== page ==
I was at a meet up recently when someone asked the presenter about how to manage dependencies between tests. The presenter gave a list of tools that allow test execution ordering so you can ensure tests are executed in a specific order to satisfy dependencies, and how to pass data around using external sources.
But I don’t think this is a good idea at all.
I believe the best way to manage dependencies between automated tests is to not have automated tests dependent on each other at all.
I have found avoiding something is often better than trying to manage something. Need a storage management solution for your clutter? Avoid clutter. Need a way to manage dependencies between tests? Write independent tests.
As soon as you begin having tests that require other tests to have passed, you create a complex test spiderweb which is makes it hard to work out the true status of any particular test. Not only does it make tests harder to write and debug, it also makes it difficult it not impossible to run these tests in parallel.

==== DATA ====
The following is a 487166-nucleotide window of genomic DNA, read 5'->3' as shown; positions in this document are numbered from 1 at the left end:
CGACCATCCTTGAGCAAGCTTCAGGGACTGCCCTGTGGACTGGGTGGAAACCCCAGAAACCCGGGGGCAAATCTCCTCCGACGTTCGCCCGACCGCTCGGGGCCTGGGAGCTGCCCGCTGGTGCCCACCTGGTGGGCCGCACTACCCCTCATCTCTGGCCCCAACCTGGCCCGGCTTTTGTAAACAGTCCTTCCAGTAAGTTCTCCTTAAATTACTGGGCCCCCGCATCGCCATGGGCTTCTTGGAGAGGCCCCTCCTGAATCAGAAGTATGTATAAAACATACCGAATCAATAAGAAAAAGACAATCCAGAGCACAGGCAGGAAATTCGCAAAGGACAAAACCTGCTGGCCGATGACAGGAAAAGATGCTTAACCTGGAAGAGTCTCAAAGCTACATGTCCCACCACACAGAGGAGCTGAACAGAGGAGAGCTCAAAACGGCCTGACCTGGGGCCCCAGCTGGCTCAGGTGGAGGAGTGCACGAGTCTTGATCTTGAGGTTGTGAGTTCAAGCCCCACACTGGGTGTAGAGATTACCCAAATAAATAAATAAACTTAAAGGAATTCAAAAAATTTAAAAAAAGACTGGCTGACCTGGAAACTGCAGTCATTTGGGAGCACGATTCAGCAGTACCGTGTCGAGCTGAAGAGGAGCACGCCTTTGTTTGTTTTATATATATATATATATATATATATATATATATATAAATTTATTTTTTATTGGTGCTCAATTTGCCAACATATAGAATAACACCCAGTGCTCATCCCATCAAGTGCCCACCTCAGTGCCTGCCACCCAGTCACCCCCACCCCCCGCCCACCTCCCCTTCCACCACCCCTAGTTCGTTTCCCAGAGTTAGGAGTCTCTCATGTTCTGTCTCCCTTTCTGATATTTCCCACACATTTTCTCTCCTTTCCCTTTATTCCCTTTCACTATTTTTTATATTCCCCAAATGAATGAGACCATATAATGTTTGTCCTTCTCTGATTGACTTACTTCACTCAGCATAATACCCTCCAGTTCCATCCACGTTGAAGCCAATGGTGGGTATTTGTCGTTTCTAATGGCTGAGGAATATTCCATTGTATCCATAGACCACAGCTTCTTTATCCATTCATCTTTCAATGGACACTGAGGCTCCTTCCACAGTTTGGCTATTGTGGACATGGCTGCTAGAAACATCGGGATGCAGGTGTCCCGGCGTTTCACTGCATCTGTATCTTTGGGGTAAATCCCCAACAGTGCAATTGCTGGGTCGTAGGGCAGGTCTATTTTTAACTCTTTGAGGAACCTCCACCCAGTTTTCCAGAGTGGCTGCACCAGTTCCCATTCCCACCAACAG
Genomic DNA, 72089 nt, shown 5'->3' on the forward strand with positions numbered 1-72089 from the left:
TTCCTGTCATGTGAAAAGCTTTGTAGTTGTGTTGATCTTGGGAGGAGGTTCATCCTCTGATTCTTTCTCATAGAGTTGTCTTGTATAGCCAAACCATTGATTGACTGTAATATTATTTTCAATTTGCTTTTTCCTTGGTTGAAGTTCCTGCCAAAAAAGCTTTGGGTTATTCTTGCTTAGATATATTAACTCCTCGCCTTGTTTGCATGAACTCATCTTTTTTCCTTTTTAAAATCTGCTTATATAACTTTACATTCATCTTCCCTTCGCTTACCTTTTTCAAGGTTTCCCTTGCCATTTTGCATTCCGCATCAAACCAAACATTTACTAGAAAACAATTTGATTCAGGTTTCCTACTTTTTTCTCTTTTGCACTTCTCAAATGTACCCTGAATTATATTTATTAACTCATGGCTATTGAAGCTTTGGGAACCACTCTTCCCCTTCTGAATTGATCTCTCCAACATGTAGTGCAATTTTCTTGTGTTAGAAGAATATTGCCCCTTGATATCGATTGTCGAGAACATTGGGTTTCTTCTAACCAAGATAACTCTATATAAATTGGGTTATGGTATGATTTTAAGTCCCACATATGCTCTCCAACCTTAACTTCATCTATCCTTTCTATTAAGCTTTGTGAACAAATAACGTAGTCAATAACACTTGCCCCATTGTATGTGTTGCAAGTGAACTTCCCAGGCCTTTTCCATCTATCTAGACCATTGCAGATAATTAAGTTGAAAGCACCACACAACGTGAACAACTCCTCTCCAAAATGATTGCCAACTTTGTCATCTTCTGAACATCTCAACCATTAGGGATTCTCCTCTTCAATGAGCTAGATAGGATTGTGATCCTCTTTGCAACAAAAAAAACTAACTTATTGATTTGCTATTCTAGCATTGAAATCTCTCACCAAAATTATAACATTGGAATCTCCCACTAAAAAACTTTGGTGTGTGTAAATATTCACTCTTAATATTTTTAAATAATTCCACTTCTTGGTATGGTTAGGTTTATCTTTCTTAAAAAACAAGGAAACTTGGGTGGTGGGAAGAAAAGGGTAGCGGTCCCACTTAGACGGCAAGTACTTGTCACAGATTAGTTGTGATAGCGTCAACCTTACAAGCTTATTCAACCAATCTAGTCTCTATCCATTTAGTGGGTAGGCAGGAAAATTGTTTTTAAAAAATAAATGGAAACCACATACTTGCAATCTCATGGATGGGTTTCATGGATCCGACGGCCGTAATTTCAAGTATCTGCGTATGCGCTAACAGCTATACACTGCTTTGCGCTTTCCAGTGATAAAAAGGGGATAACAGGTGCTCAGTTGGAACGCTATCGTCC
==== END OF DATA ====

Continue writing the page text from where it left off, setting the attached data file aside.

Not having inter-test dependencies doesn’t mean having not having any dependencies. Targeted acceptance tests will still often rely on things like test data (or create it quickly via scripts in test pre-conditions), but this should be minimised as much as possible. The small number of true end-to-end tests that you have should avoid any dependencies almost completely.